Why did Gabriel Wortman, the Nova Scotian murderer and arsonist, indulge himself repeatedly in the most selfish act one can undertake: ending the life of another person? For, at root, that is what he did: indulge himself at the most extreme expense of other people: those he murdered, and those left grieving in his wake.
The resulting investigation may shed some light on his motive, but it may not be nearly enough. Think of how much information and analysis is required to confidently sketch the psyche of the average counselee, let alone what it would take to understand someone who would do what he did.
And that’s what bothers so many of us, beyond our national sympathy for the many victims of this horror. If we don’t know what made him do it, how can we prevent it from happening again?
The fear triggered by such an event is exacerbated, of course, by the worldwide worry about the etiology of the lethal coronavirus. If we don’t know how it originated, how can we prevent it from happening again?
It remains true that we human beings are stranger than we typically assume we are, while psychology is a relatively young discipline. So there are deep mysteries here to be plumbed.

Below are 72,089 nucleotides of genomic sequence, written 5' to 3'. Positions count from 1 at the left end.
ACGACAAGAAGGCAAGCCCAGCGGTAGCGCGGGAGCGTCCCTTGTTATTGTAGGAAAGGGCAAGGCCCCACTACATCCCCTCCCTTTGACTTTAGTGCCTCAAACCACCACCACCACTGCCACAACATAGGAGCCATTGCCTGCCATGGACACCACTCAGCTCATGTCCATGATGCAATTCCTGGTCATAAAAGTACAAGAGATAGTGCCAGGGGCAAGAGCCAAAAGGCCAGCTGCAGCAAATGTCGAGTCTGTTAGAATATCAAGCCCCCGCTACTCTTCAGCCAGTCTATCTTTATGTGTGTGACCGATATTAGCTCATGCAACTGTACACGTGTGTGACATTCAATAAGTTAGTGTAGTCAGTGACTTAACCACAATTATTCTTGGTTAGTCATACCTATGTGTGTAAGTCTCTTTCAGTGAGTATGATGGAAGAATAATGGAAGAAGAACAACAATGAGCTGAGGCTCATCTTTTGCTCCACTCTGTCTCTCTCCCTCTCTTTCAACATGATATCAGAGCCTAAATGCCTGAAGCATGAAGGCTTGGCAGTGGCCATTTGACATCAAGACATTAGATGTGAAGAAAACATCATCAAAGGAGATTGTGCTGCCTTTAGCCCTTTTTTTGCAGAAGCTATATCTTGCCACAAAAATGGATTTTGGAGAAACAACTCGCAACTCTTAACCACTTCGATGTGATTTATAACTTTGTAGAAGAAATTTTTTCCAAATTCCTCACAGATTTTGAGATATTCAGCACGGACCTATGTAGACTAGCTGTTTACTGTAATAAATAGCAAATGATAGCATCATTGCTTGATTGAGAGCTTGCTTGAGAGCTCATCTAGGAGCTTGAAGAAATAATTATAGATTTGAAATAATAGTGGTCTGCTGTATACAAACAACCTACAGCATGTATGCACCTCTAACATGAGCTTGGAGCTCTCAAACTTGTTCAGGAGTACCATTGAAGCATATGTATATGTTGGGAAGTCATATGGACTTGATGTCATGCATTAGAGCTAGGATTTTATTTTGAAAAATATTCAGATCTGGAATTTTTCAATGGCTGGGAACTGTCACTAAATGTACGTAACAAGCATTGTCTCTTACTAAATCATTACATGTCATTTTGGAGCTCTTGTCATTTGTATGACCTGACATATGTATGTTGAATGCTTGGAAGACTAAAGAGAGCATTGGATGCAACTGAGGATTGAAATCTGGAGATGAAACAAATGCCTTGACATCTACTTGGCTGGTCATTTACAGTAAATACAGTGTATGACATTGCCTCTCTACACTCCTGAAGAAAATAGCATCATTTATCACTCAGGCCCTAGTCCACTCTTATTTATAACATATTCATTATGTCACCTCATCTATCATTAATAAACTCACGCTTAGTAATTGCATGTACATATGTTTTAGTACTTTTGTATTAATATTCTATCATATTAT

Likewise, microbiology is a strange world indeed. And while we know a lot about viruses, we don’t know nearly enough: not enough to prevent them or treat them when they emerge, but only enough to huddle in our homes for weeks or months, incurring tremendous costs of all kinds, while our scientists do their best to give us weapons to fight back, if not to win.
Still, still, still: we know a lot about a lot of things, things we could do something about so that there could be so very many fewer victims tomorrow than today.
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